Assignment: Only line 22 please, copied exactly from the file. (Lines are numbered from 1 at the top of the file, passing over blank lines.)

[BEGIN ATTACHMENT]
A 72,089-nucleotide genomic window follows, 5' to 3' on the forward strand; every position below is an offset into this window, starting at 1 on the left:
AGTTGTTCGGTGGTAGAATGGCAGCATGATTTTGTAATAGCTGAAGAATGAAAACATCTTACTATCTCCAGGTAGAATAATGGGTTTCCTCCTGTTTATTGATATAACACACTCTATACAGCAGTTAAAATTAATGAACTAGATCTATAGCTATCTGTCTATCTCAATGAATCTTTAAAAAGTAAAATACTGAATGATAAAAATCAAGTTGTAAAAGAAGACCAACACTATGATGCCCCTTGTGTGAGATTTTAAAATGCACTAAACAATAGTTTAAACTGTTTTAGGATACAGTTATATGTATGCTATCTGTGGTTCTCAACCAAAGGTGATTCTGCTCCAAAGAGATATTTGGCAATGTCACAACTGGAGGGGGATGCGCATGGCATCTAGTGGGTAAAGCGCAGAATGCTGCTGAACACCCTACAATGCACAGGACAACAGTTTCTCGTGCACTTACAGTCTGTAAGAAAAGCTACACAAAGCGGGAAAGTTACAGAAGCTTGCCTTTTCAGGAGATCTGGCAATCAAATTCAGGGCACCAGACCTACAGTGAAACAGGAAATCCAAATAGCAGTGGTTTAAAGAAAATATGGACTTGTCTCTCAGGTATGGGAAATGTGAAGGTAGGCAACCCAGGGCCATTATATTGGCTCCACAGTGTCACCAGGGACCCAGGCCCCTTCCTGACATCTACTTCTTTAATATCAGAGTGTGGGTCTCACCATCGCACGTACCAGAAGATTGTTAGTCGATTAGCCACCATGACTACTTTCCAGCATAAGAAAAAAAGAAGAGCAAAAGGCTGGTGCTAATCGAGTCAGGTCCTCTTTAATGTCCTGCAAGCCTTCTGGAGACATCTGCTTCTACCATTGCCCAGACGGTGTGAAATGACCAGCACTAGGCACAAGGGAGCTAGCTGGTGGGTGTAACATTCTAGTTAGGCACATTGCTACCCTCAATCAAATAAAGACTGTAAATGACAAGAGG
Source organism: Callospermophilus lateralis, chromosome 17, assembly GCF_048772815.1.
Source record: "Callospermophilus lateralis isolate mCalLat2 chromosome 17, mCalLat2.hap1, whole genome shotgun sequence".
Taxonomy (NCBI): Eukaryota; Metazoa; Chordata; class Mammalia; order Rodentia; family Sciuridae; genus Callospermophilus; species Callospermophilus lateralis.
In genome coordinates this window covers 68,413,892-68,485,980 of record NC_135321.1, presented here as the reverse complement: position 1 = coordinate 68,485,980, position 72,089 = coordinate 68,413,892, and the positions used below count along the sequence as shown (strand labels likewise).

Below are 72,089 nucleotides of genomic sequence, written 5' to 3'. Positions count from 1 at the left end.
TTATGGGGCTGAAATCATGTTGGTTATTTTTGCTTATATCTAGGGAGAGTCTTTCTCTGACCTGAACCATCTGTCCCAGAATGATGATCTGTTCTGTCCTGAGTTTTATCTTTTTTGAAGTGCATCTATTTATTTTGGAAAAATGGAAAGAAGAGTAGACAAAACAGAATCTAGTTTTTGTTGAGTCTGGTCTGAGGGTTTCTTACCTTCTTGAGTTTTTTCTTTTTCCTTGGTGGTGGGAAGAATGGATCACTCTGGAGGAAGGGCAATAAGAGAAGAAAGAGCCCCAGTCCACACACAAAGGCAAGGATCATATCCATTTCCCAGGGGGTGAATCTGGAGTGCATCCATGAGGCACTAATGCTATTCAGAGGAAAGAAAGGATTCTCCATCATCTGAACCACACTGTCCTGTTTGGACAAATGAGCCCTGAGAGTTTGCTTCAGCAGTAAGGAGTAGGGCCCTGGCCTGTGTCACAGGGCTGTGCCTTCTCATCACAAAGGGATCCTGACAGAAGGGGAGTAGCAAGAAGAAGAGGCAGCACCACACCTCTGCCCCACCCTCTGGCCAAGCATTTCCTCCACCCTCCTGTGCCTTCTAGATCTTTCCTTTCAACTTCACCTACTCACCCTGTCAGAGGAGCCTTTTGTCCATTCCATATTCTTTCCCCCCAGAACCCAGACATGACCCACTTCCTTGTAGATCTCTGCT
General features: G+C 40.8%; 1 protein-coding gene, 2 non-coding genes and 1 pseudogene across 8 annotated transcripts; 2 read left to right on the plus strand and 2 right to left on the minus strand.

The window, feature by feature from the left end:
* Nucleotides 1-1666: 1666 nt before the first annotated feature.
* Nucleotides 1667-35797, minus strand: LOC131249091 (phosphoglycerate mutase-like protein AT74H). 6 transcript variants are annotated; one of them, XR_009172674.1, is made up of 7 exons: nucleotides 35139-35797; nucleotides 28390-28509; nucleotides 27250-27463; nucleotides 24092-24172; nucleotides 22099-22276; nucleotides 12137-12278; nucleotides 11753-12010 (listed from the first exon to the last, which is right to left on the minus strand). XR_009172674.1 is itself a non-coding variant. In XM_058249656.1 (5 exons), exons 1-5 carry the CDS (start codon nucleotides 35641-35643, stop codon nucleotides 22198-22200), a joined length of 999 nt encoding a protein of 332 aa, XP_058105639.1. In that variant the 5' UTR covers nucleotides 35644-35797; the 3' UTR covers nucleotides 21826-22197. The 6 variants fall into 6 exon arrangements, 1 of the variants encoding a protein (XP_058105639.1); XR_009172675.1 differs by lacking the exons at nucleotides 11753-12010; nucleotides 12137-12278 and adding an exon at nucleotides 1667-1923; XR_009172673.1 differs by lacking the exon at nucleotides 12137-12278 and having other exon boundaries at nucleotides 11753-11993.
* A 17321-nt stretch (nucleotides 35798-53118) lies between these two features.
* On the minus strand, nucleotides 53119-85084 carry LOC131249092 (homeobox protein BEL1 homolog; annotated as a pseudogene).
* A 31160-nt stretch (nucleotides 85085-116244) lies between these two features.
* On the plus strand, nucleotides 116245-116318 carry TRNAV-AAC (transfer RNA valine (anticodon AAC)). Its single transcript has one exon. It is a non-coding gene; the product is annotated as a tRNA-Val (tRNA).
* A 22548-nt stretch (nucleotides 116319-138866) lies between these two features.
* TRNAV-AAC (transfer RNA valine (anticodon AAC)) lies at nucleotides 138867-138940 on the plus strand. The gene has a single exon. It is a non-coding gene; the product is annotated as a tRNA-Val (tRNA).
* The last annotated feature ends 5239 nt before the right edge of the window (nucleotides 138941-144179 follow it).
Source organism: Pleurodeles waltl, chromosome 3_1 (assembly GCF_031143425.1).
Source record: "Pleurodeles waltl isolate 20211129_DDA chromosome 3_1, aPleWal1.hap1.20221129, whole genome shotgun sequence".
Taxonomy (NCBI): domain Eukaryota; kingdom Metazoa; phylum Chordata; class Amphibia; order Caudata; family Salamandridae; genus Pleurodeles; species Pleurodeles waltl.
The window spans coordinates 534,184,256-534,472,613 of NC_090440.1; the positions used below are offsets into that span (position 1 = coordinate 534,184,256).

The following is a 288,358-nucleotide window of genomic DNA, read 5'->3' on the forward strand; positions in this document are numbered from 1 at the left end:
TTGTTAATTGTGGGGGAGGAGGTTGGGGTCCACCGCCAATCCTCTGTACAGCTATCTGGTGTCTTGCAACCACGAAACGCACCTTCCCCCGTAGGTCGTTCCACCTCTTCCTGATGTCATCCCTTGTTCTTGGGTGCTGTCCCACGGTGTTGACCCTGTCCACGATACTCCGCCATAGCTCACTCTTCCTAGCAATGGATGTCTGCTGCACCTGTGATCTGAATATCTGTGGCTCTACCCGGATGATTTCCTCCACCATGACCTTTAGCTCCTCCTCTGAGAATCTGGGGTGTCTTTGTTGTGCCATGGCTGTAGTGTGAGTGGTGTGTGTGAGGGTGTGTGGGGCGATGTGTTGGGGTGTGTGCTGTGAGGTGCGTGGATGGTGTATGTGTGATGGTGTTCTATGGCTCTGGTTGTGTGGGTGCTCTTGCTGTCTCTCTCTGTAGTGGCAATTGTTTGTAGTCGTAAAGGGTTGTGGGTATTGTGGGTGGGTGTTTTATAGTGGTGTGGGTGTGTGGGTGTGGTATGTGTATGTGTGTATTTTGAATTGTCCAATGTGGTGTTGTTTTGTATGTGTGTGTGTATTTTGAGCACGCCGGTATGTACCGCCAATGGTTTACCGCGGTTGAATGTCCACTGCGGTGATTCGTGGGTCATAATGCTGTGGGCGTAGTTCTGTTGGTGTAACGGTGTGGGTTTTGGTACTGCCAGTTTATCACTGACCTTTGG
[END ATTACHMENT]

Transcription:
Taxonomy (NCBI): domain Eukaryota; kingdom Metazoa; phylum Chordata; class Amphibia; order Caudata; family Salamandridae; genus Pleurodeles; species Pleurodeles waltl.